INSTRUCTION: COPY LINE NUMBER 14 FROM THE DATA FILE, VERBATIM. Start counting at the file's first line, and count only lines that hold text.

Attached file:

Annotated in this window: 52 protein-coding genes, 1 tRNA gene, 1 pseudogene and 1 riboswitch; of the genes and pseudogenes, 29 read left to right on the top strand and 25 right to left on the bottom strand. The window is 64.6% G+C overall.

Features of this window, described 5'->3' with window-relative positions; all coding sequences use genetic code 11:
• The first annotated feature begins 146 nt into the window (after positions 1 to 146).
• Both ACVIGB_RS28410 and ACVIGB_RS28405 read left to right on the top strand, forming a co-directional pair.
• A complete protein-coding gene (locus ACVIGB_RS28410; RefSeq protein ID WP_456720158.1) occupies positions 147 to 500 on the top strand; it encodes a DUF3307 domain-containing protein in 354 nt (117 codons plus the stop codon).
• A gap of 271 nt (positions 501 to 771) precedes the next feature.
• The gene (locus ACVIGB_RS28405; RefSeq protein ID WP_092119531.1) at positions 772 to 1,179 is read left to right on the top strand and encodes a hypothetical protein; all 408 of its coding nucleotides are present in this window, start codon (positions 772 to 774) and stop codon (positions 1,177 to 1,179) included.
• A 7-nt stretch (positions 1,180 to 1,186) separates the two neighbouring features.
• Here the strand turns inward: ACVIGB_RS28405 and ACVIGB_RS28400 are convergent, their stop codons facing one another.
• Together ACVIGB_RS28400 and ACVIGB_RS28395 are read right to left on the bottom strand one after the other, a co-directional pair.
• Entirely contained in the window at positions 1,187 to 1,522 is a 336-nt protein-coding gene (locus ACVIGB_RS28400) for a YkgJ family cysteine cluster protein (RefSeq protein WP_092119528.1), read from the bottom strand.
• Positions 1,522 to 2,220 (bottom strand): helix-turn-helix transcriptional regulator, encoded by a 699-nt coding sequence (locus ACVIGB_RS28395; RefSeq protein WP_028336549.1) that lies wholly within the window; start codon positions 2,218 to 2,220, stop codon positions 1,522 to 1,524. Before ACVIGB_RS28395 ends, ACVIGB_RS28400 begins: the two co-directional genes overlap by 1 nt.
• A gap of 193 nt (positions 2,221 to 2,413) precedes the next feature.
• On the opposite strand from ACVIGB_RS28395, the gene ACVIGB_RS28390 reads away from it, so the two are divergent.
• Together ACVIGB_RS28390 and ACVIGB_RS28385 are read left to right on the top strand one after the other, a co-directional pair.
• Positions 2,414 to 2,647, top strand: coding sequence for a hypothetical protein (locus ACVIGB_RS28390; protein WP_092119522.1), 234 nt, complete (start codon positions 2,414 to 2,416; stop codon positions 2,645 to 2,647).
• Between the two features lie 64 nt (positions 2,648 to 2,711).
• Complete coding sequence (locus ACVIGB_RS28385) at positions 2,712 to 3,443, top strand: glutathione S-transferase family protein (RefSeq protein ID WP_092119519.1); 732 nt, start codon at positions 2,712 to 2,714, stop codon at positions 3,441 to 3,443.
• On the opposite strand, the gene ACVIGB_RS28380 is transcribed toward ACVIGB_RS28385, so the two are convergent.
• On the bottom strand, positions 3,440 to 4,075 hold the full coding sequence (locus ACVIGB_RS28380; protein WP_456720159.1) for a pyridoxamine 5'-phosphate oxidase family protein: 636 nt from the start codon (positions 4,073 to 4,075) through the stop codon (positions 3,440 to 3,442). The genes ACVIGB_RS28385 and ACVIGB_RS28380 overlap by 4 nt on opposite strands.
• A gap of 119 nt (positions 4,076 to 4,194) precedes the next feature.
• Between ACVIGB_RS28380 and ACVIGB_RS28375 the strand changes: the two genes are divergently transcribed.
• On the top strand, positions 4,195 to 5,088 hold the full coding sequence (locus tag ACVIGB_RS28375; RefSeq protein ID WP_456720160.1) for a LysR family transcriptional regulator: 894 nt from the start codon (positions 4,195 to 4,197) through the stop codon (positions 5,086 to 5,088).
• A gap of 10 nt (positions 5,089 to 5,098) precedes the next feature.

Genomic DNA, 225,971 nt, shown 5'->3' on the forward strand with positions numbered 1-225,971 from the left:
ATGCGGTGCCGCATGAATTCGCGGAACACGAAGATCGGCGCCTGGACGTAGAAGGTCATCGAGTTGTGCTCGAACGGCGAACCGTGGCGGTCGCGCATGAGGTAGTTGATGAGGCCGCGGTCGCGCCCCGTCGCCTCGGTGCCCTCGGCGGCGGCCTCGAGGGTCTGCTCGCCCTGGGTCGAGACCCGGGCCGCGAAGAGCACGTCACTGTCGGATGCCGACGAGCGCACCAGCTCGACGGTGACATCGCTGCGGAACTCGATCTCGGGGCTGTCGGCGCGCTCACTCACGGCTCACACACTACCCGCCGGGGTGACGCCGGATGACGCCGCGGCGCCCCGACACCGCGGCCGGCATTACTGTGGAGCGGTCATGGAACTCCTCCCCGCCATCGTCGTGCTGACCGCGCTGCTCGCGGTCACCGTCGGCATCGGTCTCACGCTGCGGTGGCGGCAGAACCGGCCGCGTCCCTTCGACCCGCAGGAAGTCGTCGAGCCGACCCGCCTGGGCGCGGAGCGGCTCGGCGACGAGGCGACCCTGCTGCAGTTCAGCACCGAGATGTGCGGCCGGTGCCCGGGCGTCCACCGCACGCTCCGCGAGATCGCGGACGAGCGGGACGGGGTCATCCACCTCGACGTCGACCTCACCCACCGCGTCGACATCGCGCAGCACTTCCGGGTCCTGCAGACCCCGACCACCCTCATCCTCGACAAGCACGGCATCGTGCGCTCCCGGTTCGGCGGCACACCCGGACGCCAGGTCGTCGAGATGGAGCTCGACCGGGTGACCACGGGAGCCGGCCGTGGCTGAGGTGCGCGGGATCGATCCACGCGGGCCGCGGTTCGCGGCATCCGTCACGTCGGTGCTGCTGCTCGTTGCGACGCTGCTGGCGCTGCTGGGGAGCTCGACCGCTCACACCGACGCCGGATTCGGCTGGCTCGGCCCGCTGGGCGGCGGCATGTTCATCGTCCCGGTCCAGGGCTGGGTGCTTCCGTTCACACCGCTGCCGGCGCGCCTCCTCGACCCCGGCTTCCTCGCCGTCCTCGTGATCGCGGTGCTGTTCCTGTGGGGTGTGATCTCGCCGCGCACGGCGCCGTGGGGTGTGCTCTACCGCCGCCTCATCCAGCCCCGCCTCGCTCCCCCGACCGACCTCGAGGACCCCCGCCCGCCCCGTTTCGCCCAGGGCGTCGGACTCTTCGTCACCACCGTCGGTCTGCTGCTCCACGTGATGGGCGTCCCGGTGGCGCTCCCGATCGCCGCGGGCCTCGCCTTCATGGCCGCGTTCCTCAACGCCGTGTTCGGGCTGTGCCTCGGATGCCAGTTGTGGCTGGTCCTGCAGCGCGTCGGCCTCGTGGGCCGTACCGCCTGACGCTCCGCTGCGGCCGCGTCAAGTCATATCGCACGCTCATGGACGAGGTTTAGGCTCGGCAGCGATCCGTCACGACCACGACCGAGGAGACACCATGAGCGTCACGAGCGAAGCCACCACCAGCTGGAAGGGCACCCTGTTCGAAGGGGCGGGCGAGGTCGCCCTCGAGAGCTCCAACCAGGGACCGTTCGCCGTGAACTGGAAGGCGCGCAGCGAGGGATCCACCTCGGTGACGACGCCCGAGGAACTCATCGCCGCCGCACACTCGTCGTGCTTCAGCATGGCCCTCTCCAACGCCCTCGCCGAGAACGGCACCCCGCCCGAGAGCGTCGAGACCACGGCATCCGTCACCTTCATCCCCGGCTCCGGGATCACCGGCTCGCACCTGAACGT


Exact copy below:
• On the opposite strand from ACVIGB_RS28395, the gene ACVIGB_RS28390 reads away from it, so the two are divergent.